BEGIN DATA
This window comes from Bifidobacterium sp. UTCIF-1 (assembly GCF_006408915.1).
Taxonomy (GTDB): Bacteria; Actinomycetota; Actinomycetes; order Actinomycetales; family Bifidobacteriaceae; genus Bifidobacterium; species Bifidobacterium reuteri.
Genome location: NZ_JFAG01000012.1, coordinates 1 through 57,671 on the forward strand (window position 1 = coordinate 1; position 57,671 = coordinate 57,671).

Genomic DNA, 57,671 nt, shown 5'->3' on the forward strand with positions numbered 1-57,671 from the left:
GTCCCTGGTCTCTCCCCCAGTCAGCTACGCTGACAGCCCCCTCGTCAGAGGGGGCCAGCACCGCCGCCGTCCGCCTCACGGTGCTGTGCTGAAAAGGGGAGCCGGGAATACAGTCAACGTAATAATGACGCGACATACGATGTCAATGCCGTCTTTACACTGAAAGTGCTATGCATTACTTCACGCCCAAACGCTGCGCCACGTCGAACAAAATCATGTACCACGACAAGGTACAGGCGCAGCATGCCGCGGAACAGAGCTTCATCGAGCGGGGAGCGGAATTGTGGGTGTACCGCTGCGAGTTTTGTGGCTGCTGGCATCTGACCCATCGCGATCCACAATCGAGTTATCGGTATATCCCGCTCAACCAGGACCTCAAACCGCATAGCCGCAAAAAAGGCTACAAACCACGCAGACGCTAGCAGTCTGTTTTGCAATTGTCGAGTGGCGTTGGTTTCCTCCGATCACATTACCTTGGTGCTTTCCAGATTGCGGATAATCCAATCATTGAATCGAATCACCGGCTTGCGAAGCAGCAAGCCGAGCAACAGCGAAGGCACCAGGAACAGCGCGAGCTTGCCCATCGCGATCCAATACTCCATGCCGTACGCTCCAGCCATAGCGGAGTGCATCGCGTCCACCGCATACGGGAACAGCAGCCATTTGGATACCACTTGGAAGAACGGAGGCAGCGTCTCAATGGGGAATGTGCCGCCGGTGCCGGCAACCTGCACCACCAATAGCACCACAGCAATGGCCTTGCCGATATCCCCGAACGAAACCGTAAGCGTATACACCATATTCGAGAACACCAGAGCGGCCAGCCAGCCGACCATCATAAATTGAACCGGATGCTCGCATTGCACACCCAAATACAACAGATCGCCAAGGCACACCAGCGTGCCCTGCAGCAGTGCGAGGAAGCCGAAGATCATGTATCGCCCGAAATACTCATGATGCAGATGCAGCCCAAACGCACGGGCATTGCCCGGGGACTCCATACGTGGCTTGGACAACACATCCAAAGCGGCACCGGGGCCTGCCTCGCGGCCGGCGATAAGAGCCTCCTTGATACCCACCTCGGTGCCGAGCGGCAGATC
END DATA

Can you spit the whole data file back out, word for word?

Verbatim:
This window comes from Bifidobacterium sp. UTCIF-1 (assembly GCF_006408915.1).
Taxonomy (GTDB): Bacteria; Actinomycetota; Actinomycetes; order Actinomycetales; family Bifidobacteriaceae; genus Bifidobacterium; species Bifidobacterium reuteri.
Genome location: NZ_JFAG01000012.1, coordinates 1 through 57,671 on the forward strand (window position 1 = coordinate 1; position 57,671 = coordinate 57,671).

Genomic DNA, 57,671 nt, shown 5'->3' on the forward strand with positions numbered 1-57,671 from the left:
GTCCCTGGTCTCTCCCCCAGTCAGCTACGCTGACAGCCCCCTCGTCAGAGGGGGCCAGCACCGCCGCCGTCCGCCTCACGGTGCTGTGCTGAAAAGGGGAGCCGGGAATACAGTCAACGTAATAATGACGCGACATACGATGTCAATGCCGTCTTTACACTGAAAGTGCTATGCATTACTTCACGCCCAAACGCTGCGCCACGTCGAACAAAATCATGTACCACGACAAGGTACAGGCGCAGCATGCCGCGGAACAGAGCTTCATCGAGCGGGGAGCGGAATTGTGGGTGTACCGCTGCGAGTTTTGTGGCTGCTGGCATCTGACCCATCGCGATCCACAATCGAGTTATCGGTATATCCCGCTCAACCAGGACCTCAAACCGCATAGCCGCAAAAAAGGCTACAAACCACGCAGACGCTAGCAGTCTGTTTTGCAATTGTCGAGTGGCGTTGGTTTCCTCCGATCACATTACCTTGGTGCTTTCCAGATTGCGGATAATCCAATCATTGAATCGAATCACCGGCTTGCGAAGCAGCAAGCCGAGCAACAGCGAAGGCACCAGGAACAGCGCGAGCTTGCCCATCGCGATCCAATACTCCATGCCGTACGCTCCAGCCATAGCGGAGTGCATCGCGTCCACCGCATACGGGAACAGCAGCCATTTGGATACCACTTGGAAGAACGGAGGCAGCGTCTCAATGGGGAATGTGCCGCCGGTGCCGGCAACCTGCACCACCAATAGCACCACAGCAATGGCCTTGCCGATATCCCCGAACGAAACCGTAAGCGTATACACCATATTCGAGAACACCAGAGCGGCCAGCCAGCCGACCATCATAAATTGAACCGGATGCTCGCATTGCACACCCAAATACAACAGATCGCCAAGGCACACCAGCGTGCCCTGCAGCAGTGCGAGGAAGCCGAAGATCATGTATCGCCCGAAATACTCATGATGCAGATGCAGCCCAAACGCACGGGCATTGCCCGGGGACTCCATACGTGGCTTGGACAACACATCCAAAGCGGCACCGGGGCCTGCCTCGCGGCCGGCGATAAGAGCCTCCTTGATACCCACCTCGGTGCCGAGCGGCAGATC